Why don’t we use the same plug socket globally?

Different types of plug socket and the lack of standardisation.

As all of us are probably aware the 3 pin plug socket we use in the UK is unfamiliar elsewhere around the globe and in fact isn’t used anywhere else much at all. See map above/

Plugs and sockets started to become available in the 1880s, replacing previous connections to light sockets with the now more familiar wall sockets. These also helped to address the issues of convenience and protection protecting folk from electric shock. Unfortunately back them the concept of standardisation was unheard of and now we have approx 20 different types being in use and in some areas even more with obsolete sockets still in use in some older buildings.

The IEC began to work upon such standards in the early 1930’s but WWII brought this work to a halt. By the time they started to reconvene in the 1950’s it was too late as there was too much infrastructure in place to start again.

Problems caused.

Now this lack of a standard plug causes a small headache when travelling but with the easy availability of travel adaptors this is a minor inconvenience, however if you are designing a product that you wish to sell globally this can offer a different dilemma.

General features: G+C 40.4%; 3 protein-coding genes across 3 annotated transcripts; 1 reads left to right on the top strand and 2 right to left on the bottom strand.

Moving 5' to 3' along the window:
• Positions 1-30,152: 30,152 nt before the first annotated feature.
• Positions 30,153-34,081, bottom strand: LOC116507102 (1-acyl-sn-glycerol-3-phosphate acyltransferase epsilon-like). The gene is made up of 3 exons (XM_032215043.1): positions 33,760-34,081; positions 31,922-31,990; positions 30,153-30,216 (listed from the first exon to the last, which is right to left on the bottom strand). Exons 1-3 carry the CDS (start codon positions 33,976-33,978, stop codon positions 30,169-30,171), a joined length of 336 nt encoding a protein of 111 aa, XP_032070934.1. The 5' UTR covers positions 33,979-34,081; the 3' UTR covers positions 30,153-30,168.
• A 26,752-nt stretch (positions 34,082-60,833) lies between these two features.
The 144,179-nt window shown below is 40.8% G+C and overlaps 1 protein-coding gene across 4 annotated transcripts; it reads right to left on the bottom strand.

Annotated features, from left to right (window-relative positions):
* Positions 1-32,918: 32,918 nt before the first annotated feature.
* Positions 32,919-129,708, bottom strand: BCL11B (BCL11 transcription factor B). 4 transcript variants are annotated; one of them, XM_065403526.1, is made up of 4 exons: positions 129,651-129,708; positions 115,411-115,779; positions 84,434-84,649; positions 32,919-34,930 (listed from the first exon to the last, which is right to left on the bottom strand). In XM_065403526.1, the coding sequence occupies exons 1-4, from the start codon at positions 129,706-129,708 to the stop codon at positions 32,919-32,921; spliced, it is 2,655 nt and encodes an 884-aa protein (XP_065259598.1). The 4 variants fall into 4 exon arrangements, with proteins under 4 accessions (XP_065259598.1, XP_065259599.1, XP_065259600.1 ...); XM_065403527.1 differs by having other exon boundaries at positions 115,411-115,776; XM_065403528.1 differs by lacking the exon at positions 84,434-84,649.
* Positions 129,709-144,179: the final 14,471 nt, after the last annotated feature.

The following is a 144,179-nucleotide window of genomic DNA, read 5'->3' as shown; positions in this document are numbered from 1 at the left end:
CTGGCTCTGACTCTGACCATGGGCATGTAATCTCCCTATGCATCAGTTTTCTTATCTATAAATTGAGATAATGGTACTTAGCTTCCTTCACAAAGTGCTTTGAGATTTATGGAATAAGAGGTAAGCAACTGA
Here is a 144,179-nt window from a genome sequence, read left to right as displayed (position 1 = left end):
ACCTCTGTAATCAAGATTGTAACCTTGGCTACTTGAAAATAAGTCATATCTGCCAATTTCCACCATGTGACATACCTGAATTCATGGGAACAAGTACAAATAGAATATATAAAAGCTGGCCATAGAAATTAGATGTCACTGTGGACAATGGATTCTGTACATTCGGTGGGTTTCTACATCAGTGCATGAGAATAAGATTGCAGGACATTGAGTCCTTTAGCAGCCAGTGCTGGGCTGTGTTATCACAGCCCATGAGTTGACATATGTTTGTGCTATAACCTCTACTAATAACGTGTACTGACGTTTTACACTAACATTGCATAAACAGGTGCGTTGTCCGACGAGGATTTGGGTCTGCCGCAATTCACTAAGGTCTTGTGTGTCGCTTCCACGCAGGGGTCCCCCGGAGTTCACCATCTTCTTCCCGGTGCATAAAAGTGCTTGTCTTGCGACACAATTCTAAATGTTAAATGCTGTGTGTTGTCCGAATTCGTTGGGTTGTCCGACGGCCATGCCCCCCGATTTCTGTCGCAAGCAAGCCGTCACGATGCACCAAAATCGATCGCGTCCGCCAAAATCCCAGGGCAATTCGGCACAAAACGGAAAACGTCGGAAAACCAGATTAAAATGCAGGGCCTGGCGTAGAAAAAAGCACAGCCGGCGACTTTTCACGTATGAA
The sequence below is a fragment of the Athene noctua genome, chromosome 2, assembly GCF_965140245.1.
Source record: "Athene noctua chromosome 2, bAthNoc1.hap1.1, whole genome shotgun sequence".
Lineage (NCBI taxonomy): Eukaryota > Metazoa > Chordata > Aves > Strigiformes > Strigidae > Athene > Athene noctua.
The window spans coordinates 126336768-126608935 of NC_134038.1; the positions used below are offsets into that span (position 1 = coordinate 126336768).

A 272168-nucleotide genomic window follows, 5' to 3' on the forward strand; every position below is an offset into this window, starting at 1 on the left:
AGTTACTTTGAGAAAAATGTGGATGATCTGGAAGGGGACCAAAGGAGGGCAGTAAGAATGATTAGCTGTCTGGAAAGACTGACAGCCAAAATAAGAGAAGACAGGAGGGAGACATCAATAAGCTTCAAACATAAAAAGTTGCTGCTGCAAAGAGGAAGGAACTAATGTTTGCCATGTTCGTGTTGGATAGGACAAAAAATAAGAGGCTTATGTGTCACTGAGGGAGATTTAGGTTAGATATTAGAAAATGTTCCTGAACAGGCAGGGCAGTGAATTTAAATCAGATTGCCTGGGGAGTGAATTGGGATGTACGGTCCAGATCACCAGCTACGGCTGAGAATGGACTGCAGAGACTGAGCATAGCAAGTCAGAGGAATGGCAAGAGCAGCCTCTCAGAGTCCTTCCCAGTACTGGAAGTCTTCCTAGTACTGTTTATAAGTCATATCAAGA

Do you have a different version supplied for different areas of the world, to enable to sell to the UK, Europe and the US would require 3 different versions of the product.

Possible Answer?

A handy solution to this could be a plug with a variety of pins supplied for various regions of the world.

Adaptor Technology offers such a plugtop adaptor with interchangeable pins to cover the following regional sockets. US / Japan / Europe / UK / Australia / China. You can select which pins you wish to have along with the adaptor depending upon where you sell your end product. This is currently available in 3 power grades, 18W, 24W and 48W with various output voltages between 5 and 48v.

Luso, Adapter Technology, power supply, plug adapter, interchangeable plug top
More Information on Adaptor Technology
Link to IEC re: World Plugs
Wikipedia article – historical background
By | 2017-09-29T14:54:31+00:00 September 29th, 2017|Blog|